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Jewish ritual baths in Judaea-Palaestina - RONNY REICH , MIQWA'OT (JEWISH RITUAL BATHS) IN THE SECOND TEMPLE, MISHNAIC AND TALMUDIC PERIODS (Yad Ben-Zvi and Israel Exploration Society, Jerusalem 2013). Pp. 352, figs. 289. ISBN 978-965-217-354-6 [Hebrew].

  • Yonatan Adler (a1)
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1 This find was first published by Y. Yadin in his popular book: Masada: Herod's fortress and the Zealots' last stand (London 1966) 164–67. The scholarly publication of this miqweh complex appears in Netzer, E., Masada III: Final reports. The buildings: Stratigraphy and architecture (Jerusalem 1991) 507–10.

2 I consider the concept of a double-pool ritual miqweh to be a modern innovation with no precedents in antiquity. Thus I would take Reich’s argument a step further, arguing that the identification of installations attached to ritual baths as “reservoirs” serving to ritually purify the water in the immersion basins of miqwa’ot is a serious anachronism. See Adler, Y., The archaeology of purity: archaeological evidence for the observance of ritual purity in Ereẓ-Israel from the Hasmonean period until the end of the Talmudic era (164 BCE–400 CE) (Ph.D. diss., Bar-Ilan Univ., Ramat-Gan 2011) 147–59 [Hebrew]; id., “The myth of the ‘’ôṣār’ in Second Temple period ritual baths: an anachronistic interpretation of a modern-era innovation,” JJS forthcoming.

3 Namely, the outskirts of Jerusalem, the Judean Desert, the Judean lowlands, the Jordan valley, the Hebron hills, the valley of Beersheba and the northern Negev, the Galilee and the Golan, Samaria, the hills of Benjamin, the Carmel range, the coastal plain, and Transjordan.

4 E.g., Qumran, Masada, Gezer, Marisa, and the Hasmonean and Herodian palace complexes at Jericho.

5 As Reich notes, Lieberman, S. (“Notes,” in Rosenthal, E. S. [ed.], P’raqim: Yearbook of the Schoken Institute for Jewish Research of the Jewish Theological Seminary of America, I [Jerusalem 1968] 9798 [Hebrew]) was the first to notice the parallel between the Mishnah here and P.Oxy. 840; yet Reich himself was the first to point out the connection between these texts and the archaeological finds. Both scholars cited another source, the Letter of Aristeas (106), which may possibly be related to our subject, but the association, as Reich admits, is dubious.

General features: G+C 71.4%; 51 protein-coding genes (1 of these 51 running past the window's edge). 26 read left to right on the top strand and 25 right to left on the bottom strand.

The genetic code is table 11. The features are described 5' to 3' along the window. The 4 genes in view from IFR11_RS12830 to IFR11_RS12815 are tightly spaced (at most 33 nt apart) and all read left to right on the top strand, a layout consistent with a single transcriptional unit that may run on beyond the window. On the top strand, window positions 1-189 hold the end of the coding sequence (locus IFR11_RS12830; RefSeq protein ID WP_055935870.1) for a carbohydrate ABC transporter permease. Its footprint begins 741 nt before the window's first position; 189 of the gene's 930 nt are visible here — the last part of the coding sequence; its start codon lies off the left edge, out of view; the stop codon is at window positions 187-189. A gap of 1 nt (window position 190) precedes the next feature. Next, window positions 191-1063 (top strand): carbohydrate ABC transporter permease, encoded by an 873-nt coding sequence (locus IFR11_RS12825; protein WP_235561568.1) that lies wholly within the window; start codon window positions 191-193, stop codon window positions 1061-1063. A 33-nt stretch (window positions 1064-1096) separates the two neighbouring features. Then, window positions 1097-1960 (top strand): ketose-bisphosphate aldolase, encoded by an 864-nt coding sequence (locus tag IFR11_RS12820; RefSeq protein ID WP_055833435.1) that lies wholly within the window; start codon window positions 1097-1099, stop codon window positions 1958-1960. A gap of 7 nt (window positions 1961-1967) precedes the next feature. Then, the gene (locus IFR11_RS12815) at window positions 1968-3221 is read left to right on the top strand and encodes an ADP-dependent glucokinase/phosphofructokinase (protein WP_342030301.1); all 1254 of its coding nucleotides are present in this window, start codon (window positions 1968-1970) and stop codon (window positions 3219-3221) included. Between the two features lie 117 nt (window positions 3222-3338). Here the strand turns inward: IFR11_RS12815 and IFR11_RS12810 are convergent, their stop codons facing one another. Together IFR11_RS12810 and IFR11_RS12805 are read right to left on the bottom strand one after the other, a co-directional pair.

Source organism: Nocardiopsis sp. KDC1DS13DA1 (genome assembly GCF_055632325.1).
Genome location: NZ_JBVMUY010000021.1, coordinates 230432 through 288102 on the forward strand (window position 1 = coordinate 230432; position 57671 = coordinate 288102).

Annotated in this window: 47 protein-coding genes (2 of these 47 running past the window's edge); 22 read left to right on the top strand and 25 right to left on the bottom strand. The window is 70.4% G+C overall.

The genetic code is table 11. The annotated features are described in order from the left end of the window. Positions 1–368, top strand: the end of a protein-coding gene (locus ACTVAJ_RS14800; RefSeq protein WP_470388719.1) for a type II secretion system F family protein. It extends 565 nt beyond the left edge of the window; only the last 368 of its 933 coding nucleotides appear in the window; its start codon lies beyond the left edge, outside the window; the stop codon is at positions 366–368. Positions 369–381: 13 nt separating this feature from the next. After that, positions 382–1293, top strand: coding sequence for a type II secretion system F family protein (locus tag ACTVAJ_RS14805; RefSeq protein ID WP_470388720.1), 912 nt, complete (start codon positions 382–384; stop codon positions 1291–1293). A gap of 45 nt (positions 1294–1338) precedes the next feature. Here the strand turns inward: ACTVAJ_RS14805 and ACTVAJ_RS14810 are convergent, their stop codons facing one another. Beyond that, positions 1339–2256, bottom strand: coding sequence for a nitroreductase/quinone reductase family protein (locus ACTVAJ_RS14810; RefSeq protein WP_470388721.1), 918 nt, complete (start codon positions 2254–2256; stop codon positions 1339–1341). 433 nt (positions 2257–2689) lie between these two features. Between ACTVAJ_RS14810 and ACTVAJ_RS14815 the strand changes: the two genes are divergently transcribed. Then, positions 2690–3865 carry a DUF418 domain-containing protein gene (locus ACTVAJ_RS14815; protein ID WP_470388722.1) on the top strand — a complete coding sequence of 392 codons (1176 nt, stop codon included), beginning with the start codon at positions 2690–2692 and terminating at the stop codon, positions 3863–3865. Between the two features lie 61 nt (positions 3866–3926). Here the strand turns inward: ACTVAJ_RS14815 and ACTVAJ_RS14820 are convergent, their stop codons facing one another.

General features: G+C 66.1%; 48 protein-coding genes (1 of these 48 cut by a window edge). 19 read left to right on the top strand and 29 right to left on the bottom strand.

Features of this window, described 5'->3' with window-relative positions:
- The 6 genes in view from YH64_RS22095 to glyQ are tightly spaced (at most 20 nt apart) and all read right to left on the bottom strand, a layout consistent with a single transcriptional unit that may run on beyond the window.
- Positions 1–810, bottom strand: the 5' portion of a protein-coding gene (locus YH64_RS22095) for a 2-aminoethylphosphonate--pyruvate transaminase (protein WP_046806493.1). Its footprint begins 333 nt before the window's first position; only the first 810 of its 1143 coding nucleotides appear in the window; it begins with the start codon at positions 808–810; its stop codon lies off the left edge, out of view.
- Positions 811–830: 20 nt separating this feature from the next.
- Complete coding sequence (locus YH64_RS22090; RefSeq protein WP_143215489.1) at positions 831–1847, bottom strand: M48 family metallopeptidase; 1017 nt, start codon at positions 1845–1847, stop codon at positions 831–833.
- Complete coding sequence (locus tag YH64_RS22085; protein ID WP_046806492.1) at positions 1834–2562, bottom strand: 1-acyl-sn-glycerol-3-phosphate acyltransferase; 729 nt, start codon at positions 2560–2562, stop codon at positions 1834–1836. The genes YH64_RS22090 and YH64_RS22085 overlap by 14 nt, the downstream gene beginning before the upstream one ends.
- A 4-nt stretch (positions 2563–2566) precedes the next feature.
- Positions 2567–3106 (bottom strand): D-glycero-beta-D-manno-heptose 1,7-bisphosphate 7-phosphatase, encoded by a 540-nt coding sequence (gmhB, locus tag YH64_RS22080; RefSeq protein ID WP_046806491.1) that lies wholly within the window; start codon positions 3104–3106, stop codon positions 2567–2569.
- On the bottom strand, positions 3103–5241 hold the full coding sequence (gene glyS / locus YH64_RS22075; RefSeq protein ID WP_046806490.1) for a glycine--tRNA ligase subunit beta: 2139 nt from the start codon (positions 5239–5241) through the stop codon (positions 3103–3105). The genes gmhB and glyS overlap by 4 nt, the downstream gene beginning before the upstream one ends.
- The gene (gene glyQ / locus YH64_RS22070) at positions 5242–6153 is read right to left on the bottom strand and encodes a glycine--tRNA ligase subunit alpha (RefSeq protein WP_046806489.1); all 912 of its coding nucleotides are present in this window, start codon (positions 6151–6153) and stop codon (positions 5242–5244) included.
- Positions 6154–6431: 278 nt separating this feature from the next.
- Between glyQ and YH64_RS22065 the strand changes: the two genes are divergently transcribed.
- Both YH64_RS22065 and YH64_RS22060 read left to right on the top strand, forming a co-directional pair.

6 See 19, 21, 172-73, 229, 252 and 270-71.

7 Neusner, J., A history of the Mishnaic law of purities XIV: Miqvaot: literary and historical problems (Leiden 1976) 155 ; also ibid. 112.

8 Ibid. 178.

9 Ibid. 173-74.

10 E.g., Selkin, C. B., Exegesis and identity: the hermeneutics of miqwa'ot in the Greco-Roman period (Ph.D. diss., Duke University, Durham, NC 1993); Lawrence, J. D., Washing in water: trajectories of ritual bathing in the Hebrew Bible and Second Temple literature (Atlanta, GA 2006); Miller, S. S., “Stepped pools and the non-existent monolithic ‘miqveh’,” in Edwards, D. R. and McCollough, C. T. (edd.), The archaeology of difference: gender, ethnicity and the “other” in antiquity. Studies in honor of Eric M. Meyers (Boston, MA 2007) 215–34; Amit, D. and Adler, Y., “The observance of ritual purity after 70 C.E.: a reevaluation of the evidence in light of recent archaeological discoveries,” in Weiss, Z. et al. (edd.), “Follow the wise” (B. Sanhedrin 32b): studies in Jewish history and culture in honor of Lee I. Levine (Winona Lake, IN 2010) 121–43.

11 My 2011 study (supra n.2) listed 850 baths (pp. 319-43).

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